[Ach] Feedback to applied-crypto-hardening.pdf - Webservers - OpenSSH

Alice Wonder alice at librelamp.com
Sat Dec 23 14:01:44 CET 2017

On 12/23/2017 03:19 AM, Torge Riedel wrote:
> Am 22.12.2017 um 14:47 schrieb Sam Bull:
>> I was also under the impression that these reserved ports were better
>> protected
>> by the OS, changing to a non-standard port could actually result in
>> reducing
>> security.
>> A very quick Google seems to agree with what I remember, e.g.
>> https://www.adayinthelifeof.nl/2012/03/12/why-putting-ssh-on-another-port-than-22-is-bad-idea/
>> Leaving it on the default port ensures the OS will be doing everything
>> it can to
>> protect it. Changing it might reduce the number of random brute force
>> attempts
>> (but these are not going to succeed if you've secured your system
>> anyway), but
>> might make your server more vulnerable to an actual targeted attack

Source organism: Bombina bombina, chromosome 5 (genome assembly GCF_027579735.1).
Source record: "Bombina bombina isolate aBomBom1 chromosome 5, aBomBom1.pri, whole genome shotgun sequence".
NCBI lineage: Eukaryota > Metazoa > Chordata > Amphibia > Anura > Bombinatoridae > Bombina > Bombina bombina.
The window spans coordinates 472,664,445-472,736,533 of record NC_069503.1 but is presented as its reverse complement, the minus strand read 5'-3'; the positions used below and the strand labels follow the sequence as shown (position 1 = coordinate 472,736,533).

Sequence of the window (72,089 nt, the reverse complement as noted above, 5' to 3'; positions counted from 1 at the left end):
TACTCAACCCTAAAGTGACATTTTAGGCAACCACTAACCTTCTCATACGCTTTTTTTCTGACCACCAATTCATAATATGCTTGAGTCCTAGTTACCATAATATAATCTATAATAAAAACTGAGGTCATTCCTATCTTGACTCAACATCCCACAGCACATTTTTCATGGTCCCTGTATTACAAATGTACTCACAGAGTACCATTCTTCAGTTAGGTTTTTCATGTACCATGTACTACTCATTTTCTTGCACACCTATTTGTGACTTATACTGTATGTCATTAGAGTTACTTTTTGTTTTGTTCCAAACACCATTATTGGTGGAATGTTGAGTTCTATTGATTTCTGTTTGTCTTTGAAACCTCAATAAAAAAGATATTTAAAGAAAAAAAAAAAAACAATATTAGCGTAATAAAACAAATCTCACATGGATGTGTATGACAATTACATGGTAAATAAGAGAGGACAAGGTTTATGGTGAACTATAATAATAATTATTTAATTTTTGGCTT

>> (which is
>> significantly more likely to succeed).
> Thanks, good point. Never thought in that way about it.
> I will change back to standard port and see what. Since I followed the
> nice guide, my server should be protected.

Standard port does not increase security over a custom.

You can only trust an SSH connection if the fingerprint matches what 
your client already trusts.

A fake SSH server running on a high number port will not be able to 
produce the same fingerprint unless it has access to the real private 
key in which case it is game over anyway.

The port it runs on neither increases or decreases the security of the 
daemon, it's the security of the private key that matters, and the 
server fingerprint is what you need to examine when determining if your 
connection is valid or not.

When the fingerprint changes, users need to verify the change is valid 
before blindly trusting the new fingerprint regardless of the port.

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